The narcotic temptations presented to the teenage Jennings were obstructed by a near-manic obsession with boxing; a devotion that saw candy and ice-cream disregarded, while the idea of watching sports unrelated to pugilism seemed inane.

“I've been one-track about my boxing,” he acknowledges. “I can't stand sitting about watching sport. I was never into football, although in my family they all love it. About the only sport I'll watch is boxing.”

Whether inside the ring or out, Jennings goes about his business with restraint, content to let others indulge in life’s extravagances. But his unassuming attitude has won him the admiration of Chorley and even a British rock star.

“I'm super proud of the lad,” revealed the former lead singer of the Stone Roses, Ian Brown. “I met him when he was fighting for the British title and he said he'd be a world champion and I believed him. When [Jennings used one of Brown’s songs for his entrance music last year] it was probably one of the proudest things that have ever happened to me.”

It is conceivable that the occasion of a big fight in front of Cotto’s partisan Puerto Rican fans at the Garden will perturb a reserved character like Jennings, but the Brit seemed upbeat after meeting his opponent in front of the American media last month.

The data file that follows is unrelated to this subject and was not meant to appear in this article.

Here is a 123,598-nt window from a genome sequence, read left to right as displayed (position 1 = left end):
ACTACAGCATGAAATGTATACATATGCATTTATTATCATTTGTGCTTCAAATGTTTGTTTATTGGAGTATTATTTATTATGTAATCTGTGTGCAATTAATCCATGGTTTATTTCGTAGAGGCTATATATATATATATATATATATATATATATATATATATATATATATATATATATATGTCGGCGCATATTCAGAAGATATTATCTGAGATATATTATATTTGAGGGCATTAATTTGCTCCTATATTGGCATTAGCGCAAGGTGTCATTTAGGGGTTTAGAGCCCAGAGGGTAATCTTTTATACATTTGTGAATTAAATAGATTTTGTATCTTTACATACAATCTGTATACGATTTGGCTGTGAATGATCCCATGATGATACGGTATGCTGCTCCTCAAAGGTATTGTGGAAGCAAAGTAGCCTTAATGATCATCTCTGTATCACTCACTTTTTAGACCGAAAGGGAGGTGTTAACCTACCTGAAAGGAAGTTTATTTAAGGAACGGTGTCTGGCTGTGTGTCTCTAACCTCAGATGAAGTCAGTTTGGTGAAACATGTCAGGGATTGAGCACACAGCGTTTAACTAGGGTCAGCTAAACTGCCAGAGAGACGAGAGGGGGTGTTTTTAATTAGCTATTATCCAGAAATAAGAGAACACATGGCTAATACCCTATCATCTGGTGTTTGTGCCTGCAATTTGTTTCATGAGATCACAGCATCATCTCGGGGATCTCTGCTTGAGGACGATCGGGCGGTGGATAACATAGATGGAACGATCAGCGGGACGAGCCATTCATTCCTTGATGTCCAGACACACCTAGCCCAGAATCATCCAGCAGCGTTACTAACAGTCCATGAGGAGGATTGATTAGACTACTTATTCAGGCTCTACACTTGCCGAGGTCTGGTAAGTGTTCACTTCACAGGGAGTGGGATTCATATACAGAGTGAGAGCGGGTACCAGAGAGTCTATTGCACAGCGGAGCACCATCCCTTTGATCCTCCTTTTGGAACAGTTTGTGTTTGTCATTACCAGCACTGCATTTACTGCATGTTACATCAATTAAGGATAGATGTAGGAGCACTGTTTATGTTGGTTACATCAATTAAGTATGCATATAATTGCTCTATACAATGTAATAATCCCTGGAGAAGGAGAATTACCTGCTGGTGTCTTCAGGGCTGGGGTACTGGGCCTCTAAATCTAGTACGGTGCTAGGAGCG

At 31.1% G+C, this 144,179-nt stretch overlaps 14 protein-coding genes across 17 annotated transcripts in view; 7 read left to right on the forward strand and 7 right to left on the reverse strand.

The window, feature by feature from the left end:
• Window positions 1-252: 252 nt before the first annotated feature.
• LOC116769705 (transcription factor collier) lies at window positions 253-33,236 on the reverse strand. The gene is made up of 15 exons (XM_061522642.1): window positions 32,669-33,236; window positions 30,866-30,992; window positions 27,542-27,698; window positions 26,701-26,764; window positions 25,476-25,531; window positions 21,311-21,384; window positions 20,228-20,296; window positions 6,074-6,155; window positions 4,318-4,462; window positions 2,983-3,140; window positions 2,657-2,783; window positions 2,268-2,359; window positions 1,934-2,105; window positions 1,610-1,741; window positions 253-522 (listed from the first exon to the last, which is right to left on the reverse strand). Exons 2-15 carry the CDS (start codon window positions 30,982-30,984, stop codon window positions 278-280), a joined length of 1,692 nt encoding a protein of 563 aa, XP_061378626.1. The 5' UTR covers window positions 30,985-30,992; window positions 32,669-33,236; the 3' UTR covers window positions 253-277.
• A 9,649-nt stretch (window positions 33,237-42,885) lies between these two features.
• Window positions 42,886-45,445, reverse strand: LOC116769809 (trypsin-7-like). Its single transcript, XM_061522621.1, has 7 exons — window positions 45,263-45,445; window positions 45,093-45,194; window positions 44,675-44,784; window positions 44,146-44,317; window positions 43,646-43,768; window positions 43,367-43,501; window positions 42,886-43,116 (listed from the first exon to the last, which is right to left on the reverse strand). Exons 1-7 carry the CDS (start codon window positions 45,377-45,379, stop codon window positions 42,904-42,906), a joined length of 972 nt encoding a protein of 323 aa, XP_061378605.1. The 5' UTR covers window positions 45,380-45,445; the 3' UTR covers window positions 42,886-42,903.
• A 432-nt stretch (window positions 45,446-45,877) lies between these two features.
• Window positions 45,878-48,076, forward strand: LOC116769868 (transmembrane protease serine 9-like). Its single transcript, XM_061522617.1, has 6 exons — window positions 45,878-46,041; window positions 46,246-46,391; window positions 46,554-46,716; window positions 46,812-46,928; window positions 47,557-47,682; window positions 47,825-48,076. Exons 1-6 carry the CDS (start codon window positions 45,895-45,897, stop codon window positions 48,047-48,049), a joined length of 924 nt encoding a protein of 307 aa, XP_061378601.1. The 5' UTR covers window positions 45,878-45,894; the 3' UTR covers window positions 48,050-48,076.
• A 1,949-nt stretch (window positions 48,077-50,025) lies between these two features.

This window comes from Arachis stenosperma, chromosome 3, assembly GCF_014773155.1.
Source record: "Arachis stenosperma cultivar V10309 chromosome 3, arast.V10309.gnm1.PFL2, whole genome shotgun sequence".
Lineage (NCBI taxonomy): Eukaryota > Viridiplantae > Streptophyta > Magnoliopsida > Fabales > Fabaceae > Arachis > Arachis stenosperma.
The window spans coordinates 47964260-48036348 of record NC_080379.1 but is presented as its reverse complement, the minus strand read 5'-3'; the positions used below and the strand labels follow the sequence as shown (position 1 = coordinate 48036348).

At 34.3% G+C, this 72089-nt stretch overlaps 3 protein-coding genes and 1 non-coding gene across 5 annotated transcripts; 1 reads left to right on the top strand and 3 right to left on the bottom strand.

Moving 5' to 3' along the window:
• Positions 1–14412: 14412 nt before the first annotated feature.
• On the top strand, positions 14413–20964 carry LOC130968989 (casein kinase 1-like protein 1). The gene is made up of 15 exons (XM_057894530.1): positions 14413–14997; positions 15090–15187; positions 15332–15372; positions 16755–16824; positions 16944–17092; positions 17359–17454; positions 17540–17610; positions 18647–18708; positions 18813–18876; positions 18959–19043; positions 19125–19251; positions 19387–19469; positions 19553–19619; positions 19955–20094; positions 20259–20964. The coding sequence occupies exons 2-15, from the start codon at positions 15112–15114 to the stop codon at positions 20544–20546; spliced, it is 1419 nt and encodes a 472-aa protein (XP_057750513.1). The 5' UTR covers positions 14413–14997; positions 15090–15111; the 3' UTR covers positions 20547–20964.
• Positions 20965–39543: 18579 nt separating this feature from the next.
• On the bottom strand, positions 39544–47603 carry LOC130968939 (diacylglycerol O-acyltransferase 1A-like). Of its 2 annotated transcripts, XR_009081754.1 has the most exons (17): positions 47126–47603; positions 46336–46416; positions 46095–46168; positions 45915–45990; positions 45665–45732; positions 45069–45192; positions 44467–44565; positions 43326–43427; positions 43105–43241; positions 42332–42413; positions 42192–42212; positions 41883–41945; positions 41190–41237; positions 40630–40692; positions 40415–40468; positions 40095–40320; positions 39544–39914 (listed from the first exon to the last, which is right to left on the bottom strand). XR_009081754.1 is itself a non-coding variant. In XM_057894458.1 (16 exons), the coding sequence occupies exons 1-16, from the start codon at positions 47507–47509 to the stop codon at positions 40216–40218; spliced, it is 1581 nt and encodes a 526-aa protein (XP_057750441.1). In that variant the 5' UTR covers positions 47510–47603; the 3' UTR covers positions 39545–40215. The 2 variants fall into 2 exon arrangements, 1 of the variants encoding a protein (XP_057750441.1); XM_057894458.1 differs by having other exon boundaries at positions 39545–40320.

“Going out to New York and meeting Cotto at the press conference has given me confidence,” he declares. “Before you fight someone you tend to build them up in your head as some kind of monster, but standing toe to toe with Cotto I realized he's no different from me, and a bit smaller.”

Jennings has a noticeable 2½-inch height advantage over Cotto, which should theoretically allow him to utilize his sharp jab. Conversely, Jennings’s long torso will likely present glaring opportunities for Cotto to unleash his vaunted body attack. To-date Jennings has relied on textbook technique to overcome his opponents, with the exception being a 2006 split decision loss to the aggressive Young Mutley.

It is worrying that Jennings was outworked by a fighter considered to be naturally smaller and has subsequently been stopped on two occasions by British opposition.

“Jennings is slick, fast of both hand and foot and is fit. He is as strong in the twelfth round as the first and possesses accurate, hurtful – though far from concussive – punches,” assesses Flexen. “In the debit column, he lacks top-level power and appears to be over-reliant on straight shots.”

Yet while Jennings will enter Saturday’s fight on a six fight winning streak and free from lofty expectations, Cotto is expected to produce a performance that will belie the horrific beating he absorbed from the since-disgraced Antonio Margarito last July.

But relying on such intangibles as a portent of victory is a warning in itself.

“This looks like one of those game defeats by an outclassed British challenger,” predicts Houston. “Maybe on the lines of Andy Holligan against Julio Cesar Chavez [in which Holligan battled bravely before the fight was stopped at the end of the fifth round].”

For Jennings, an effort that will force Cotto to dip into his reserves will be a mild victory in itself. To achieve that, Jennings will be forced to search his soul for levels of valour he has never yet required in a prizefight. But what he needs can be summoned from the experiences of his youth.